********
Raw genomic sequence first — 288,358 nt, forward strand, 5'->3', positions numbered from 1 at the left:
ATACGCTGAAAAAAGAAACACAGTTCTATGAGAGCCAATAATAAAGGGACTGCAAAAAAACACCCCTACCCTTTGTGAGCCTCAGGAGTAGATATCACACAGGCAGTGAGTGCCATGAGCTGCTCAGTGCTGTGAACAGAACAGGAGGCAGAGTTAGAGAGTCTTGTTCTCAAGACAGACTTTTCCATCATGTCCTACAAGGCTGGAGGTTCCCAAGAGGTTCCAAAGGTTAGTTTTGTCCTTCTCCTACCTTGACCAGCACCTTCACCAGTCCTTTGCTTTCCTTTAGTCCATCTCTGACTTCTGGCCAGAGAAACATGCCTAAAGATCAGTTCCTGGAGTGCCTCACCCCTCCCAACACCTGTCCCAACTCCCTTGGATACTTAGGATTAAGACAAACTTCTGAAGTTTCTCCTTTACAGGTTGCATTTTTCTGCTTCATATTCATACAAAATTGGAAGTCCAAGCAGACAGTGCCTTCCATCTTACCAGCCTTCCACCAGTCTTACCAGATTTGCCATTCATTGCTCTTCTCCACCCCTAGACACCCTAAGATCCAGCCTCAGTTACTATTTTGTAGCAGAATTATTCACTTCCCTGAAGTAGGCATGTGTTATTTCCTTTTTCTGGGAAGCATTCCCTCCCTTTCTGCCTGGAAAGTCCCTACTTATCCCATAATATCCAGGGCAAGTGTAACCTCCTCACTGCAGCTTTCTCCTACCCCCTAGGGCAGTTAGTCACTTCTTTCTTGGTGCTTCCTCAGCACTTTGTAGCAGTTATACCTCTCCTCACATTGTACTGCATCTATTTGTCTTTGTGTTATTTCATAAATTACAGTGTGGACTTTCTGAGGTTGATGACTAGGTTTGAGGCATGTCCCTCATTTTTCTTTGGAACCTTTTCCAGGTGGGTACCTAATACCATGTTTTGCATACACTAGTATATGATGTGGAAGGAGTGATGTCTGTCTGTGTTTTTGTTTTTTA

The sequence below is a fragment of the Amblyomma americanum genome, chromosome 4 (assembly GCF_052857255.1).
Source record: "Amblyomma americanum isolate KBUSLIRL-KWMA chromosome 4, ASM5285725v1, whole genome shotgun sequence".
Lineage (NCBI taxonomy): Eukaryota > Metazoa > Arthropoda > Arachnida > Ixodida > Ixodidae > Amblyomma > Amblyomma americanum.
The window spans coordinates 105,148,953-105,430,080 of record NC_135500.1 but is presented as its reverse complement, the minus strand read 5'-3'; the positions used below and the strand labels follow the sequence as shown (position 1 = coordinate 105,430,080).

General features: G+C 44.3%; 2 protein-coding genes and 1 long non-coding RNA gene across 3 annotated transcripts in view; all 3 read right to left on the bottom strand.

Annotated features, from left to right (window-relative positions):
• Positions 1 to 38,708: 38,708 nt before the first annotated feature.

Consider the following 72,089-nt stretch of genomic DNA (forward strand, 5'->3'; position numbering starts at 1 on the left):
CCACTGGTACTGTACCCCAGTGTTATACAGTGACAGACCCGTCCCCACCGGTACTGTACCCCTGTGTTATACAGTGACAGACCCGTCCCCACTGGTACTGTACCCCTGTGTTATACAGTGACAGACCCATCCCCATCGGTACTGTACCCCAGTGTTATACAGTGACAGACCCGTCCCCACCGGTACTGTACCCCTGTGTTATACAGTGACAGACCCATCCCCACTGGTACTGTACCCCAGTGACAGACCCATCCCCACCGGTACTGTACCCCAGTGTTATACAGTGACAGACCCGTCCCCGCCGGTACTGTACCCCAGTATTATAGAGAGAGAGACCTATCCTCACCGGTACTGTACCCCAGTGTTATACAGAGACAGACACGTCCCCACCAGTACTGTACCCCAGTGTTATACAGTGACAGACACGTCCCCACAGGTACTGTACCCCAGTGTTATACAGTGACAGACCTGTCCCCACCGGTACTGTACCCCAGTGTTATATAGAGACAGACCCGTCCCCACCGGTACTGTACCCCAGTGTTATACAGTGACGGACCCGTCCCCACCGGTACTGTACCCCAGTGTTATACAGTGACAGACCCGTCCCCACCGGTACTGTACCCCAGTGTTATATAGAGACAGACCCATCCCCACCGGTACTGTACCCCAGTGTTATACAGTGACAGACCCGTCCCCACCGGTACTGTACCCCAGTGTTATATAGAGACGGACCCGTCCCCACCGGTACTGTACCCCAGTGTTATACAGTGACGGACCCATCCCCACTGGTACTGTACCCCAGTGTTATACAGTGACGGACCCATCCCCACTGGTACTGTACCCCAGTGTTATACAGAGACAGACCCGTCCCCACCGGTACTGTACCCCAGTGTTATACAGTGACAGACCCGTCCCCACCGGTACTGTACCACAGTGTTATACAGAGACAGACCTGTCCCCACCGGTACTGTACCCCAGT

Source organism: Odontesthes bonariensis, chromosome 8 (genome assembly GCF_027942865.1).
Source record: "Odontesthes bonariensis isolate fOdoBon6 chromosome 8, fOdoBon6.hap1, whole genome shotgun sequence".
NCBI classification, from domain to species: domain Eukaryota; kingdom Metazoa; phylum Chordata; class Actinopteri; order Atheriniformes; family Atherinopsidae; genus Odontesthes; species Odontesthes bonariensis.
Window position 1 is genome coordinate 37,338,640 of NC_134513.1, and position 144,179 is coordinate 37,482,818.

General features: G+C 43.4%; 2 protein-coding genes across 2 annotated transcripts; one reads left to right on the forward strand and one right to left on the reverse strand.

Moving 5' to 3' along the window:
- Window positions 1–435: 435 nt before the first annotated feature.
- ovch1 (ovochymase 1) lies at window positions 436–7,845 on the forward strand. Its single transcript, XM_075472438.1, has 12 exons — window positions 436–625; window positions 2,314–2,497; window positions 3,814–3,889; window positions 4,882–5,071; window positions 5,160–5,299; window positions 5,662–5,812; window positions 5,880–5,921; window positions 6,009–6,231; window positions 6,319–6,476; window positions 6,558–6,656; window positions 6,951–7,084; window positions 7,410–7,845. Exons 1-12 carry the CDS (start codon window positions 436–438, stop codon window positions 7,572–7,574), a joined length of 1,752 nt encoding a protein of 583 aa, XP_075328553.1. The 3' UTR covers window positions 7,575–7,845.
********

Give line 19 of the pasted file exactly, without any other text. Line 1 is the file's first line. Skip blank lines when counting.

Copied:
- ovch1 (ovochymase 1) lies at window positions 436–7,845 on the forward strand. Its single transcript, XM_075472438.1, has 12 exons — window positions 436–625; window positions 2,314–2,497; window positions 3,814–3,889; window positions 4,882–5,071; window positions 5,160–5,299; window positions 5,662–5,812; window positions 5,880–5,921; window positions 6,009–6,231; window positions 6,319–6,476; window positions 6,558–6,656; window positions 6,951–7,084; window positions 7,410–7,845. Exons 1-12 carry the CDS (start codon window positions 436–438, stop codon window positions 7,572–7,574), a joined length of 1,752 nt encoding a protein of 583 aa, XP_075328553.1. The 3' UTR covers window positions 7,575–7,845.